Healthcare and Medicine Reference
In-Depth Information
Thesis or theses are essential to build and evaluate the extent to which an
argument is grounded in evidence, the setting and the reality of the prob-
lem. An argument may be formally valid per se, but not necessarily solid,
meaningful, and evidence-grounded.
Essential building blocks already exist, but are somehow “hidden” in
various medical articles and in clinical reasoning in medical practice as
well. As might be expected, the thesis may be found in the Introduction,
grounds in Material, Methods, and Results sections, backing and warrant
in the Review of the literature and Discussion, rebuttals in Discussion as
well, and the claim often appears in the Title itself and in the Conclusions
of the article. 21-23 Table 2.3 represents an overview of Toulmin's original
argument building blocks (“organs within a living system of argument,” as
he calls them) and indicates a possible location of these building blocks
in medical argumentation. 20 Currently, there is no formal rule regarding
where they should be found. In the literature, they are usually scattered
in bits and pieces across the IMRAD (Introduction, Material and Methods,
Results, and Discussion) medical article sections and worded in natural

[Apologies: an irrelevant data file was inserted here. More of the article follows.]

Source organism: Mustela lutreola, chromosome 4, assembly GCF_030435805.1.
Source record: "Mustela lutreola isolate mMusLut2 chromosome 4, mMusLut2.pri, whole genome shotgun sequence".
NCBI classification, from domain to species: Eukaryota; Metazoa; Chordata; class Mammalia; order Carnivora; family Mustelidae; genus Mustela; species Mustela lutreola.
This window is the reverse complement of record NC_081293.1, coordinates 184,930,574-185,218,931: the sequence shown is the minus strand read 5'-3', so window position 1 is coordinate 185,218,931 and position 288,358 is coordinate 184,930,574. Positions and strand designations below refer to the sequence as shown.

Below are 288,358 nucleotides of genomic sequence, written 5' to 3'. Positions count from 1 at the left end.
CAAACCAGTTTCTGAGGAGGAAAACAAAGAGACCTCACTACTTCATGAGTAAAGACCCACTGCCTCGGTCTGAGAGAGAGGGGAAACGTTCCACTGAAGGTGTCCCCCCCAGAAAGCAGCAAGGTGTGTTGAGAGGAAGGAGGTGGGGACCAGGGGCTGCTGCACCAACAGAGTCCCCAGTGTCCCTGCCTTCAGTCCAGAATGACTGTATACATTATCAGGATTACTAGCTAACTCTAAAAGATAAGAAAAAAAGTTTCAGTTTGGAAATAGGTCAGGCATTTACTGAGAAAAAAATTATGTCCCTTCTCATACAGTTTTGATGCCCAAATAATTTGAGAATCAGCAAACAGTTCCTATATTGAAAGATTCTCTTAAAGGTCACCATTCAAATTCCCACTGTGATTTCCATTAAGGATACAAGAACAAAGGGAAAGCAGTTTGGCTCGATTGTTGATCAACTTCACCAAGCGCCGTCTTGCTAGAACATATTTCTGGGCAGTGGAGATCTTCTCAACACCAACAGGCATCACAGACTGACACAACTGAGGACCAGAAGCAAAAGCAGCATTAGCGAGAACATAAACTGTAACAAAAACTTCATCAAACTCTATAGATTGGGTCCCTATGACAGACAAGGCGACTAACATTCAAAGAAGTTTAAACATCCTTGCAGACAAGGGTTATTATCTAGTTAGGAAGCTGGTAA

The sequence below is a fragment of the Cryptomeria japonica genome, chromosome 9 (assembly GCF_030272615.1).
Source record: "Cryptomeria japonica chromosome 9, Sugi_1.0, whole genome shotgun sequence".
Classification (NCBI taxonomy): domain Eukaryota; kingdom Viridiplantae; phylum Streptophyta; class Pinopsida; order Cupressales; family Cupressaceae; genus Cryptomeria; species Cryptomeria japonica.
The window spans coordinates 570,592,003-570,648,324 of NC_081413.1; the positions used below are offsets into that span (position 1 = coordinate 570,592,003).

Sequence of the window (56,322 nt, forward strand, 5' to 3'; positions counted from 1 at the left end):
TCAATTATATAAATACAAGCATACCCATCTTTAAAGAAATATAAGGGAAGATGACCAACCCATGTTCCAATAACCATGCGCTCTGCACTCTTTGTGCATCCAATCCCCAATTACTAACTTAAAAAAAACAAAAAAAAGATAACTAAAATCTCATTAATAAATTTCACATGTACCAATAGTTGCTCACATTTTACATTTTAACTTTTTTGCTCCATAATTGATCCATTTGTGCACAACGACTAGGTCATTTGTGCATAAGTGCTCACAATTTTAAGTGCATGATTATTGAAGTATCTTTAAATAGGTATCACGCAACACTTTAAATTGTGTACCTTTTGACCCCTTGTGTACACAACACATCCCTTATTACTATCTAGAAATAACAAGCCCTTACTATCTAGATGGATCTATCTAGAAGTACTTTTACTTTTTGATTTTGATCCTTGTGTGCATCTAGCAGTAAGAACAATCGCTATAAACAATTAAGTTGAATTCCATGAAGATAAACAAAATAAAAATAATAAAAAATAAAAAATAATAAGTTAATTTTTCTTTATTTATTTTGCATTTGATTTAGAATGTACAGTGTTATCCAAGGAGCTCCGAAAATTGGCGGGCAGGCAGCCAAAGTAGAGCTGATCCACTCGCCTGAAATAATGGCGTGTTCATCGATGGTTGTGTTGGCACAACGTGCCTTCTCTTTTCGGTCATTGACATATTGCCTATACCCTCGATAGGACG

language. Statements in natural language, in italics in the following 10-item
list (Table 2.2), are and should be supported by argument building blocks.
In any dialogue or written message, consider stating, explaining, and
supporting them.
Table 2.3 shows how argumentation is “hidden” in the natural language
of communication between clinicians in daily life on hospital floors.
Table 2.2 Connectors and Indicators of Argument Building Blocks behind
Natural Language
Argument Building Block Indicator
Building Block to Which You Refer
1. … What's on our mind: …
Refer briefly to your “Problem in
2. … Given this reality of …
Present your “Grounds” represented
by the internal evidence; data;
essence drawn from the study itself.
3. … since as we see it …
A “Warrant” reflects your overall view of
the problem under study, your
understanding of the problem based on
external evidence (outside the study).
4. … because what we know …
It's your “Backing”—you have tackled it
already in part in your literature review.
( Continued )
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